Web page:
Cities and Roads

While I obviously don’t live in Toronto anymore, I still follow the local planning politics. The Ontario provincial budget came down yesterday and was filled with huge sums of money for infrastructure. It was not clear how this aligned with Toronto’s plans for vast transit expansion as no specific projects in Toronto were mentioned except the York subway extension (though this project had previously approved funding so it seemed a case of double counting). Transit City, what Toronto is calling its plans to develop a network of mainly surface-based light rail as an alternative to very expensive subway construction, is still expected to cost in the range of $6 or $7 billion. It will also come of the expense of much lost road lanes, which is something I generally support on the basis that good transit service can carry many times more people than a lane of road, or even expressway. That being said, I think rarely cases can be made for road expansion, if there are external factors such as network/efficiency improvements or reducing the impacts of traffic volumes on an adjacent road. The now cancelled Front Street Extension in downtown Toronto was one such project I approved of because it was conceived to take traffic off the much busier Gardiner Expwy which goes through the central waterfront, an area now being expensively redeveloped by the agency Waterfront Toronto. While its (successful) detractors, including a number of lefty Toronto Councillors, portrayed the project, bizarrely, as a form of reckless 1960s style “expressway” building, the truth is that the project itself was meant to facilitate the demolition of an actual elevated expressway, the Gardiner. Maybe they will realize at some point how silly their “victory” was.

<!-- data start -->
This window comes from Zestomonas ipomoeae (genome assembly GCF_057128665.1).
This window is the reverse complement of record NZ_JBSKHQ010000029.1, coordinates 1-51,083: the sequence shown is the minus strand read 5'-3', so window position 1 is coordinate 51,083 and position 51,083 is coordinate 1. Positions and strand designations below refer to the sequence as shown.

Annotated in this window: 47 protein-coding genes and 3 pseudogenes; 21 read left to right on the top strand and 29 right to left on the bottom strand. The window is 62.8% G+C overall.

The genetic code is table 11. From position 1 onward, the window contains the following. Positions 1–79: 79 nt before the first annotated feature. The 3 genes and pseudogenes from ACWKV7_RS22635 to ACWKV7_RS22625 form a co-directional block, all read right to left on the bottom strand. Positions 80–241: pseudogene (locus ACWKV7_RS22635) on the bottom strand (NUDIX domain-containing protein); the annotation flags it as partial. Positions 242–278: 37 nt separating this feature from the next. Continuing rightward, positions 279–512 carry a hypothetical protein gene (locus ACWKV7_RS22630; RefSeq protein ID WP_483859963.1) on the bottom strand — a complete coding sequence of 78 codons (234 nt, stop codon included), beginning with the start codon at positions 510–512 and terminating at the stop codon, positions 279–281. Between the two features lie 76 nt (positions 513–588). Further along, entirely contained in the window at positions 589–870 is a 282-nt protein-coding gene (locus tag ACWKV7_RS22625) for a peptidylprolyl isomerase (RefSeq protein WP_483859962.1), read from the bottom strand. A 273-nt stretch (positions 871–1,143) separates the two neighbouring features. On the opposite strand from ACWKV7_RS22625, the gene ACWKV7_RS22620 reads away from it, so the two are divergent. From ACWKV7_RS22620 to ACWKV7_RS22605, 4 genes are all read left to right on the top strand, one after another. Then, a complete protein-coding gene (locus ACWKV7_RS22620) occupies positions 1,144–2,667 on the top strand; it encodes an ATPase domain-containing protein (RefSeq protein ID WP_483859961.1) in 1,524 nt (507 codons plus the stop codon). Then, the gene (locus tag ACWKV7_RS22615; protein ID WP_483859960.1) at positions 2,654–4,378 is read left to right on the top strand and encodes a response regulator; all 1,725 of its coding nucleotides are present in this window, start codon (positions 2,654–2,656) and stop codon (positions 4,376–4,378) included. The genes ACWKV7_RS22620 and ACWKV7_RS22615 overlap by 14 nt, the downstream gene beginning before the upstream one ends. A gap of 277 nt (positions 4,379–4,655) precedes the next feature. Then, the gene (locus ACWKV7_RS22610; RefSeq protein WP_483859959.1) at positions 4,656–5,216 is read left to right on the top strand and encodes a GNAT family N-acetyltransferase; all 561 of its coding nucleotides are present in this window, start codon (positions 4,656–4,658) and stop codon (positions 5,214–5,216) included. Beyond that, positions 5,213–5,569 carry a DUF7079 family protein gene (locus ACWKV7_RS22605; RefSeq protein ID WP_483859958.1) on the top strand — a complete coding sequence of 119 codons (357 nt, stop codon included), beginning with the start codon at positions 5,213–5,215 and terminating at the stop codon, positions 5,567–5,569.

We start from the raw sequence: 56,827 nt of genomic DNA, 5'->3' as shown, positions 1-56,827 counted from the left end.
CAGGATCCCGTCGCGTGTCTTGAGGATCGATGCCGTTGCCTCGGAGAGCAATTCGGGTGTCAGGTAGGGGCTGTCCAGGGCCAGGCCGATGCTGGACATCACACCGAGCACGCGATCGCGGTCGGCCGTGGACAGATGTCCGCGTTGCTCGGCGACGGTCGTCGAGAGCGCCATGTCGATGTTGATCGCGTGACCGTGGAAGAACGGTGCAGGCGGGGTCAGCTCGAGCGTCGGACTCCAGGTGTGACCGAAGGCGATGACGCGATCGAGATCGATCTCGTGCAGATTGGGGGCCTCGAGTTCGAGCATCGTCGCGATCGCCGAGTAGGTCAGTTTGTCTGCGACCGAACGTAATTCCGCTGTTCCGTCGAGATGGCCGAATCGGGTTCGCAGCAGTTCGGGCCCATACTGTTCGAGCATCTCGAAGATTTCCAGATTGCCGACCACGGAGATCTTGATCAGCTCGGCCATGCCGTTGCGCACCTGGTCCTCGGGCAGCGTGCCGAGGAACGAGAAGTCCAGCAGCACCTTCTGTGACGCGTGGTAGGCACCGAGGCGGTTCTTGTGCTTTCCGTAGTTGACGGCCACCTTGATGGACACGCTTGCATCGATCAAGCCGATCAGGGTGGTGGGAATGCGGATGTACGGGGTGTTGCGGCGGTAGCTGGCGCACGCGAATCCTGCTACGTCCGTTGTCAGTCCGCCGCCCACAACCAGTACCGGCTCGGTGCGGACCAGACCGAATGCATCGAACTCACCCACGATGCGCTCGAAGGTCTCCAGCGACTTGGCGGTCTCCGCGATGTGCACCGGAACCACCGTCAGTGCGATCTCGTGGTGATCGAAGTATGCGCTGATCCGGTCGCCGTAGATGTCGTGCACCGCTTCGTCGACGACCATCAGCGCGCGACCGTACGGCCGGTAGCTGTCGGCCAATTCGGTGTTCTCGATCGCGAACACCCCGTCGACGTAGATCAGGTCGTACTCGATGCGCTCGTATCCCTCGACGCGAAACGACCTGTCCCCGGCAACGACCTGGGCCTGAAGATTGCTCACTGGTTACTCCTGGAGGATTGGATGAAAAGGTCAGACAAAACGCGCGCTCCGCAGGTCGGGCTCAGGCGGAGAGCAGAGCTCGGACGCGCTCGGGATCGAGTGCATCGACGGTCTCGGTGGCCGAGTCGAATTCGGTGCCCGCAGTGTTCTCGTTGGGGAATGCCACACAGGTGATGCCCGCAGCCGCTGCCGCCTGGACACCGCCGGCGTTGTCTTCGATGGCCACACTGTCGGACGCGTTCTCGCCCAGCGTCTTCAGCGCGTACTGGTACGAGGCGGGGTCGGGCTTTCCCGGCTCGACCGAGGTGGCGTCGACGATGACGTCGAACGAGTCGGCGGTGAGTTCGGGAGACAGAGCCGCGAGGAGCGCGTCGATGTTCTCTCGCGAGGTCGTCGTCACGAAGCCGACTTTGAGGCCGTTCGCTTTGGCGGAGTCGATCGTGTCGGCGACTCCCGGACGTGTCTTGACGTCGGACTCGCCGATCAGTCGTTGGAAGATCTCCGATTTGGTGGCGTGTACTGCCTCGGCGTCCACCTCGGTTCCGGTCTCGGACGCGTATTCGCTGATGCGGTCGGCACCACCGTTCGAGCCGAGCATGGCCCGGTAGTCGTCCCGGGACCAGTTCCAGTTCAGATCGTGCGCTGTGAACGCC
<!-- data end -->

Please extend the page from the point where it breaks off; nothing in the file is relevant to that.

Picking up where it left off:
More generally, I posted this comment on another site, on the whole roads vs. transit debate; as I state, one can favour both since the serve different purposes though this nuance is lost on the practitioners of “aha” politics:

Although I do have a soft spot in my heart for the ultimate function over form of elevated highways, to me just another example of mid-century chic, I get that many people seem to believe that automobiles are a superfluous bobble and that fine cities ought not to sacrifice anything at all to them. It’s funny that no one seems to say this about the FDR in Manhattan, much of which is elevated but I digress. Cities can accommodate people and cars; there are many examples, especially in Europe where excellent transit and roads complement each other. In Toronto, its morphed into this bizarre zero sum game where for transit to win, cars must lose and we get the absurdity the the Front St Ext, battle where apparently the “good guys” won (over a few hundred yards of 4 lane road and some ramps curiously referred to as an “expressway”) but now has basically precluded ever taking down the Gardiner from the Ex to Yonge St. Transit and roads do not serve the same needs; one moves people, the other people and goods (as well as emergency vehicles etc); the roadless/carless city, which I guess is an official policy objective in TO now, has not been made to work anywhere. But in their drive for holier than thou ideological purity, I doubt the Adam Vaughans [a City of Toronto Councillor] etc of this world even care.

Similar such battles have been waged in Calgary over road projects, though I think the City has struck the right balance over the last 30 years, and in fact the greater focus on transit in Plan It and the City’s Transportation Department, in developing the West LRT and future SE LRT are good signs of a city trying to be more sustainable. At the same time the Ring Road will help with goods movement and improve the overall network, functions that transit would be hard pressed to play.


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